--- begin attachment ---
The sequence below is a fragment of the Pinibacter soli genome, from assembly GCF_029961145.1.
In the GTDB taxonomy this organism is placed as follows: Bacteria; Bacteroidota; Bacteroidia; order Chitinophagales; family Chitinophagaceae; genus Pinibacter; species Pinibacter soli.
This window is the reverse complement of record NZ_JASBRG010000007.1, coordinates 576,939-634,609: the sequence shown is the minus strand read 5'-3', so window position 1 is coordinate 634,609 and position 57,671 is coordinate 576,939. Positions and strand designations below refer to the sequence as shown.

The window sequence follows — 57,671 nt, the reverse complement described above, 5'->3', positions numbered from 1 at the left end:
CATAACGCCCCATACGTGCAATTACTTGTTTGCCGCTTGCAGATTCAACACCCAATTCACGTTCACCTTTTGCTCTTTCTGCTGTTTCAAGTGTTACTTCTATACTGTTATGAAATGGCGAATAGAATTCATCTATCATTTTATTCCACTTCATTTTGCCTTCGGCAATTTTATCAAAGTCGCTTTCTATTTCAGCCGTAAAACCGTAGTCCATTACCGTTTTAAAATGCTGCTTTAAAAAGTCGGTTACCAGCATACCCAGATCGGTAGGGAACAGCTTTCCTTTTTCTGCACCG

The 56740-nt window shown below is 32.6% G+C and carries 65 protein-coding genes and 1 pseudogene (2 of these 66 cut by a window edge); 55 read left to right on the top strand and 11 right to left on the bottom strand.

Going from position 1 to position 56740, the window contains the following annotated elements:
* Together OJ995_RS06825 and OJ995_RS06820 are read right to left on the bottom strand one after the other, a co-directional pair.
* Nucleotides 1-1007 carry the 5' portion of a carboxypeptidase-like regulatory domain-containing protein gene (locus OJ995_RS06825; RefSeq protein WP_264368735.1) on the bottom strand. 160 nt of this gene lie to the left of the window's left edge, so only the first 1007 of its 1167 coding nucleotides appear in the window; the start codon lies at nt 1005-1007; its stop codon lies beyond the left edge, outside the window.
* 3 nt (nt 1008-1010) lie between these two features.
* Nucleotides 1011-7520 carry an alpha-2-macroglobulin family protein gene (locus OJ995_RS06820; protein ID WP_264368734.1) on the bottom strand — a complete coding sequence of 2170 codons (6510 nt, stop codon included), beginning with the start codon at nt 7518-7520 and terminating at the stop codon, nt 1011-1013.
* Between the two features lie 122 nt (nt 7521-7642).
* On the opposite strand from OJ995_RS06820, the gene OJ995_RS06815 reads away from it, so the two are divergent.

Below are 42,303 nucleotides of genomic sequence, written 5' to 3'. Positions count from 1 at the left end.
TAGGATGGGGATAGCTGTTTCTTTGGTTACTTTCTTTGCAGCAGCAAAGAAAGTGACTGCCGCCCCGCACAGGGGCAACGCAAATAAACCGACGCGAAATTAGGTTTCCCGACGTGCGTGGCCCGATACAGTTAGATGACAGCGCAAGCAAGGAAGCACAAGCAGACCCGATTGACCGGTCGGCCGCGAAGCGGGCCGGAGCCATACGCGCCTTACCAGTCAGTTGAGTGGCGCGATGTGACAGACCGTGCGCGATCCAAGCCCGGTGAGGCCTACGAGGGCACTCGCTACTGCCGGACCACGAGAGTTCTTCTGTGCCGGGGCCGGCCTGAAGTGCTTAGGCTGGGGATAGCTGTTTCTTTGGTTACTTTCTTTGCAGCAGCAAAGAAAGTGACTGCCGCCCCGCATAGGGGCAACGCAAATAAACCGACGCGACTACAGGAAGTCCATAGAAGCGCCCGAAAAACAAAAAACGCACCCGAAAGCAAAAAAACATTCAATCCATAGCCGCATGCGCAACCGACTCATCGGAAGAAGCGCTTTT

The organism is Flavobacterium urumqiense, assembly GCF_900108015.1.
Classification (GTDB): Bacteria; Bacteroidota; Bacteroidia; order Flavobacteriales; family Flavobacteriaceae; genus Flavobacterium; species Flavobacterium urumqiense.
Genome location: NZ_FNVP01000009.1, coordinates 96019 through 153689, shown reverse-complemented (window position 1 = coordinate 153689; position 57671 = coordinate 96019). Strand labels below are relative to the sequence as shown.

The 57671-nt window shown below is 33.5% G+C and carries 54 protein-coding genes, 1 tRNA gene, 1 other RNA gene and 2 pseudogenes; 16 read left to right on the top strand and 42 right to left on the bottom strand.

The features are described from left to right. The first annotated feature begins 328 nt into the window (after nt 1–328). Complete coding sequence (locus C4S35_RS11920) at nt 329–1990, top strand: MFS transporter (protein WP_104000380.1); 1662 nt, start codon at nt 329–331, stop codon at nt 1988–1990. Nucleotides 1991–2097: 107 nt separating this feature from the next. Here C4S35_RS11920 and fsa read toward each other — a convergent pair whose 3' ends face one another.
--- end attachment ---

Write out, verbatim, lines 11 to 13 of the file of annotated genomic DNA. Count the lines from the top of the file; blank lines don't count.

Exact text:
* Nucleotides 1011-7520 carry an alpha-2-macroglobulin family protein gene (locus OJ995_RS06820; protein ID WP_264368734.1) on the bottom strand — a complete coding sequence of 2170 codons (6510 nt, stop codon included), beginning with the start codon at nt 7518-7520 and terminating at the stop codon, nt 1011-1013.
* Between the two features lie 122 nt (nt 7521-7642).
* On the opposite strand from OJ995_RS06820, the gene OJ995_RS06815 reads away from it, so the two are divergent.